Most investment portfolios are experiencing extreme market volatility this year as the coronavirus pandemic continues to affect every aspect of life in the UK.
For many homeowners who are planning to put their house on the market this spring, it’s no different as moves are put on hold in an attempt to contain the virus.
Last month, the Government urged people not to move house to try and limit the spread of COVID-19 across the UK, and said buyers should delay moving while the emergency lockdown measures are in place.
Lenders are seeking to go a step further, with some banks pressing for a full suspension of the UK housing market and demonstrating caution about granting mortgages in times like these.
The questions are what effect will the coronavirus have on the property market and will house prices drop this year as a result?
Ironically, as the UK was officially leaving the EU on 31 January, the first cases of COVID-19 were recorded in the UK. Unbeknown to most of us at the time, we were leaping from one destabilising event to another.
At the same time, there were signs that post-Brexit interest among homebuyers was picking up. Estate agents in London, for example, had reported the highest levels of buying interest since 2005.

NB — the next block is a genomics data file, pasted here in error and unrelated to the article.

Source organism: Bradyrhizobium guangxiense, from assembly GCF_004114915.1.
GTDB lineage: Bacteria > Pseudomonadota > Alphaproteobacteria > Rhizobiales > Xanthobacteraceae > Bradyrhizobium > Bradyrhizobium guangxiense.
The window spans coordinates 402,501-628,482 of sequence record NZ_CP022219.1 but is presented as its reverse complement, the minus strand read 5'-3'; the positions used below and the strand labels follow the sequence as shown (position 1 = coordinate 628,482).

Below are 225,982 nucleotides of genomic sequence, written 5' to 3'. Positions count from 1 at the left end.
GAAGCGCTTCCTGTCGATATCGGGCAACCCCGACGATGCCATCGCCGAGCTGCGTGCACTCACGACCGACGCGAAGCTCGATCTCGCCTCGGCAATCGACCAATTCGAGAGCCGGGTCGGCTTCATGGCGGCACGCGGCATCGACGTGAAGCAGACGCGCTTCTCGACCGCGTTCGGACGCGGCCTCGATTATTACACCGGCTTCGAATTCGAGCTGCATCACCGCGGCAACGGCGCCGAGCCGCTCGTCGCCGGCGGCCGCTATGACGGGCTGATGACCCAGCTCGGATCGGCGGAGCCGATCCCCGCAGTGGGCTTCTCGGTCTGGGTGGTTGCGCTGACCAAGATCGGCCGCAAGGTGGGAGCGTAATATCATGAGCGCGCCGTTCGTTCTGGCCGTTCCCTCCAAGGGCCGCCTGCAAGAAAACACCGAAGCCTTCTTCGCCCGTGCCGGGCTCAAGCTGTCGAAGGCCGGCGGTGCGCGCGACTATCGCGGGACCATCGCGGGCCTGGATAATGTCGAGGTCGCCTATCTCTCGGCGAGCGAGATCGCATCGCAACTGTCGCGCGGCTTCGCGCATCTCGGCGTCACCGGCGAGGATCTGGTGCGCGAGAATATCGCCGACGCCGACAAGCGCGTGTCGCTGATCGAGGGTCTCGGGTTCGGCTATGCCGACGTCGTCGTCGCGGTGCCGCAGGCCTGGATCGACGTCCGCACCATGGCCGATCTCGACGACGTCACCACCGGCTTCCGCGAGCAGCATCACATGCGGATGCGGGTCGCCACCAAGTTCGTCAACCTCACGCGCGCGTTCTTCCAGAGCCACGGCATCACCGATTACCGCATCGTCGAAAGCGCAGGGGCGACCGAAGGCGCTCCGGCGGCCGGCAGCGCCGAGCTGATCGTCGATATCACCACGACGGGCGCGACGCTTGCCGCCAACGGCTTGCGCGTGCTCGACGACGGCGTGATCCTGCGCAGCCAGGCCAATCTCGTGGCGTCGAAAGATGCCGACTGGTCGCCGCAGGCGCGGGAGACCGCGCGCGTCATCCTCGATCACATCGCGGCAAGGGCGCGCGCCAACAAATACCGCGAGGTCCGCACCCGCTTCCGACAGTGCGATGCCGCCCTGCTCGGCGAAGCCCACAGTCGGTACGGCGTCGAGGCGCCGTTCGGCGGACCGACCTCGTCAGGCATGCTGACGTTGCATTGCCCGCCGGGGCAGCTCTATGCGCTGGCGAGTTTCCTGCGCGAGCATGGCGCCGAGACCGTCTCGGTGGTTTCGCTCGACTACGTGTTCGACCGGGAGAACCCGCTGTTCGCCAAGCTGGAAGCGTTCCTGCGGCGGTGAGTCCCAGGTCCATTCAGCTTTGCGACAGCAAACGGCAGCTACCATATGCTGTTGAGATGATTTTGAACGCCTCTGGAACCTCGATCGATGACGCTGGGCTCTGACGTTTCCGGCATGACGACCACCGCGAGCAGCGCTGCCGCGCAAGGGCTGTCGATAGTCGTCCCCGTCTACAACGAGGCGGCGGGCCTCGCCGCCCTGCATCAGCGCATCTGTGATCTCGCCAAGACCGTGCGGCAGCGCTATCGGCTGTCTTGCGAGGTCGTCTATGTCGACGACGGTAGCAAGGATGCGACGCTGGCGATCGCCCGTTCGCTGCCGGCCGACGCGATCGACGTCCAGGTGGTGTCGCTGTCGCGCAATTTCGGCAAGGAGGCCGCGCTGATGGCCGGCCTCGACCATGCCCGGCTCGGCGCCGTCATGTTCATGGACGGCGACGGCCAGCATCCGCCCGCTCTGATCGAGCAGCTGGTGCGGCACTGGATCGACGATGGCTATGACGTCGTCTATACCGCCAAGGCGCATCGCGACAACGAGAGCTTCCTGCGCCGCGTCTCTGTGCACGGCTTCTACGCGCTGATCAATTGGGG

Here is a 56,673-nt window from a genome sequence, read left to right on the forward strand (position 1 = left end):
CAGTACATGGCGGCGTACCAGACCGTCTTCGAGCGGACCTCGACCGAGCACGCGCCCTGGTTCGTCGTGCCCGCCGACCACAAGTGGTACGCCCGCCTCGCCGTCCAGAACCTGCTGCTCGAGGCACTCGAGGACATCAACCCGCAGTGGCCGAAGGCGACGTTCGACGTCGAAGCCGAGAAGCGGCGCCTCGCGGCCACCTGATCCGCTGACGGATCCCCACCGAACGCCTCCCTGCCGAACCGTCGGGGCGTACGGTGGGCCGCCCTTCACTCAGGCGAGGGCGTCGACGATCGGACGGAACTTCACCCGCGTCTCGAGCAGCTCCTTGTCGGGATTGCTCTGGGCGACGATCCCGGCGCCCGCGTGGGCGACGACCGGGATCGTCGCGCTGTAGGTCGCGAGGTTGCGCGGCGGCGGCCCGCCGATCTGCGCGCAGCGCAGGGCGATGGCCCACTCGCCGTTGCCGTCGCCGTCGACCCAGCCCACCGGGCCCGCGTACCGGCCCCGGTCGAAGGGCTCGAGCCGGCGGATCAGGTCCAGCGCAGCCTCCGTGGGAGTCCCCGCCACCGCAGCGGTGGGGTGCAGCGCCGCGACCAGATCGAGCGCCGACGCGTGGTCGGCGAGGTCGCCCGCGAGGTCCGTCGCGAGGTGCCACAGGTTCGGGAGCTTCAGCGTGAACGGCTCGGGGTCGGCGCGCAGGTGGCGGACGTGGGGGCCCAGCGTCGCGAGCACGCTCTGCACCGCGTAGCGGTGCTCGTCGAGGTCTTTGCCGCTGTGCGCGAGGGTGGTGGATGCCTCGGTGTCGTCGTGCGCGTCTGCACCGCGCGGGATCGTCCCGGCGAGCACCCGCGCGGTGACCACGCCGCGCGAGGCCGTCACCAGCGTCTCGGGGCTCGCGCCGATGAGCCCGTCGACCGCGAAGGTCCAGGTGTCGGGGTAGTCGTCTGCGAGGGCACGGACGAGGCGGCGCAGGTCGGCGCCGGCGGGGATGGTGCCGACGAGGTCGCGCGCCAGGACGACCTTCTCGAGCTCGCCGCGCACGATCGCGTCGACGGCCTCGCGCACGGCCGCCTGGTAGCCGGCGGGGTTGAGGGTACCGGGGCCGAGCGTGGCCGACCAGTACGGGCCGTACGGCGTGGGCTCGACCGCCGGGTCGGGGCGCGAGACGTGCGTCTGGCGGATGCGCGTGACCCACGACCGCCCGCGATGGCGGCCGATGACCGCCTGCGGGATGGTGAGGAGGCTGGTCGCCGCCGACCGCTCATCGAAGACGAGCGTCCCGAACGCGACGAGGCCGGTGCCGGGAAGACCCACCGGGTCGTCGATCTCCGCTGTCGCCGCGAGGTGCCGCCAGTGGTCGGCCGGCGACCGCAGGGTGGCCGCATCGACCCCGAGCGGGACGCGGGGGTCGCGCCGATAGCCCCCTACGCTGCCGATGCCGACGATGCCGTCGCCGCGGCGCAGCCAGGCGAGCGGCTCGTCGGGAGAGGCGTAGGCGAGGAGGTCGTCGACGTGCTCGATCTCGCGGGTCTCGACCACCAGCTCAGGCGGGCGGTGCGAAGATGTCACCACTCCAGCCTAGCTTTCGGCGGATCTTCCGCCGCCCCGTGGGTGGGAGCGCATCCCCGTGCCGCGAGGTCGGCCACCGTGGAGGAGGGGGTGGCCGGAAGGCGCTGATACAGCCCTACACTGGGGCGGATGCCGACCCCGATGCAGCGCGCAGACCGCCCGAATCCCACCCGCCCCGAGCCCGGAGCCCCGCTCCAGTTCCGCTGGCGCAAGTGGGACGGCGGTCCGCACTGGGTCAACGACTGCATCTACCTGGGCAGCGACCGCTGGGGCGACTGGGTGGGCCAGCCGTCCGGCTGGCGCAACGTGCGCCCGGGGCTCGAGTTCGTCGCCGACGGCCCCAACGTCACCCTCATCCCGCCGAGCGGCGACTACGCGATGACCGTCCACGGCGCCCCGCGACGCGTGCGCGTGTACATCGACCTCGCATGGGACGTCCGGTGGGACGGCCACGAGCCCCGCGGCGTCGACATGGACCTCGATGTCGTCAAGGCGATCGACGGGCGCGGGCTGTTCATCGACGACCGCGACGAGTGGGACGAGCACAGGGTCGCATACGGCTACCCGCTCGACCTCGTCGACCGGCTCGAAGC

It seemed as the UK emerged out of winter that confidence in the property market was slowly increasing and that would be reflected in house price growth in 2020.
In March, experts said around 200,000 people were in the process of buying or selling a home in the UK. The same number of buyers were planning to move last month.
Since then, however, the property market has ground to a halt as all but the most essential workers shift to home-working in a bid to contain the spread of the virus.
According to Zoopla, the number of new property sales agreed in the UK has fallen by 70% since the coronavirus restrictions kicked in on 23 March, while the amount of people wanting to view properties has dropped by more than 60%.
From a business perspective, those that rely on property transactions are feeling the biggest impacts of COVID-19.
Prior to all but the essential businesses closing as part of the lockdown, estate agents saw house viewings slow as sellers feared potential buyers coming into their home carrying the coronavirus, and vice versa.
New-build developers have seen construction sites closed and may be seeing domestic and overseas interest dry up the longer the coronavirus restrictions remain in place until the nation goes back to work.
Similarly, removal companies who are solely reliant on people moving home are likely to be among the hardest hit.
With self-isolation measures in place and large swathes of the population working from home, potential buyers may face short-term pay reductions.
The longer the crisis goes on, the more their financial security is at risk.
If you are currently concerned about your finances, contact us to get a financial health check right away.
If you’re planning to buy or sell a house this year, you can be forgiven for fearing a similar economic downturn to the one the UK experienced in 2008 when house prices dropped 15.9% – the biggest annual UK house price decline on record.